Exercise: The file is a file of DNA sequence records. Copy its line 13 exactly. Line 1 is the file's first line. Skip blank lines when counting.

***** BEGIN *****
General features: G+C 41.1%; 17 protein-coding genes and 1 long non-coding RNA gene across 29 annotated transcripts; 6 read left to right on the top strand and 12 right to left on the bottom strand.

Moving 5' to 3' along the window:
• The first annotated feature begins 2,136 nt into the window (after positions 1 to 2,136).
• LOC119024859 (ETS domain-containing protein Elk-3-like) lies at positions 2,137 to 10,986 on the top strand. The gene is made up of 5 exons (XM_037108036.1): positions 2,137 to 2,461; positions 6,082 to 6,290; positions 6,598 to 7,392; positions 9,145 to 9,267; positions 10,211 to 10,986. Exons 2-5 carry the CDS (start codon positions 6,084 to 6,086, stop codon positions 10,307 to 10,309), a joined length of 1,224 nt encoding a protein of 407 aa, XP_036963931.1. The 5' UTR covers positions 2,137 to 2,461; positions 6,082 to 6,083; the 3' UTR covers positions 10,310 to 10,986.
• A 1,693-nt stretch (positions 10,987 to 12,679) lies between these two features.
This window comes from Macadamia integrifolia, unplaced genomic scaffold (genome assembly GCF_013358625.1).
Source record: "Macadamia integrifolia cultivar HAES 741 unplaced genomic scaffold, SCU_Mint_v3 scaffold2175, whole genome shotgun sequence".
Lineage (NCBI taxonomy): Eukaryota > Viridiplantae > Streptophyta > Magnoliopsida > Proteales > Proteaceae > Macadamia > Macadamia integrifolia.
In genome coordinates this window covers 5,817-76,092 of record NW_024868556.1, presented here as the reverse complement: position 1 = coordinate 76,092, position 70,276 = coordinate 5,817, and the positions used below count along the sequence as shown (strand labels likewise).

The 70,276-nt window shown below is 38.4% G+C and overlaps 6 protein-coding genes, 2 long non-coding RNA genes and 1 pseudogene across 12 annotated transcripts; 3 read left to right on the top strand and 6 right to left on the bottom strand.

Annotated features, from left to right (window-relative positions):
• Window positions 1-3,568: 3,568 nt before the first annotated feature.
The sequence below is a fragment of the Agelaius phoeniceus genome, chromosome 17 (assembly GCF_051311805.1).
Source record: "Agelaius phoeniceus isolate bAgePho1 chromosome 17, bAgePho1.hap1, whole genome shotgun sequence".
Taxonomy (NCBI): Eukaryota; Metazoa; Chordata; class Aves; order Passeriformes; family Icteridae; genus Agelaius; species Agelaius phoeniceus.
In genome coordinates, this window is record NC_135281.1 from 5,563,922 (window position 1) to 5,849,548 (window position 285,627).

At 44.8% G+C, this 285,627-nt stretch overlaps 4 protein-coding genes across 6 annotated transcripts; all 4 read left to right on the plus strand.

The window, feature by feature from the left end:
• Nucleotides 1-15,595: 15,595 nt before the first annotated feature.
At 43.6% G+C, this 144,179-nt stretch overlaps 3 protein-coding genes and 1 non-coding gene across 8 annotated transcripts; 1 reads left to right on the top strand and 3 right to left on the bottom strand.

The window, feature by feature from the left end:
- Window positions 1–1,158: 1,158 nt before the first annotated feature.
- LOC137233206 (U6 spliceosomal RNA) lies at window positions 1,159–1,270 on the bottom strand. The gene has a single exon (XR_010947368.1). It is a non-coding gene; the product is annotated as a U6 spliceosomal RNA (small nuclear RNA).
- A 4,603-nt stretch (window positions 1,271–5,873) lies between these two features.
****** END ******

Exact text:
The sequence below is a fragment of the Agelaius phoeniceus genome, chromosome 17 (assembly GCF_051311805.1).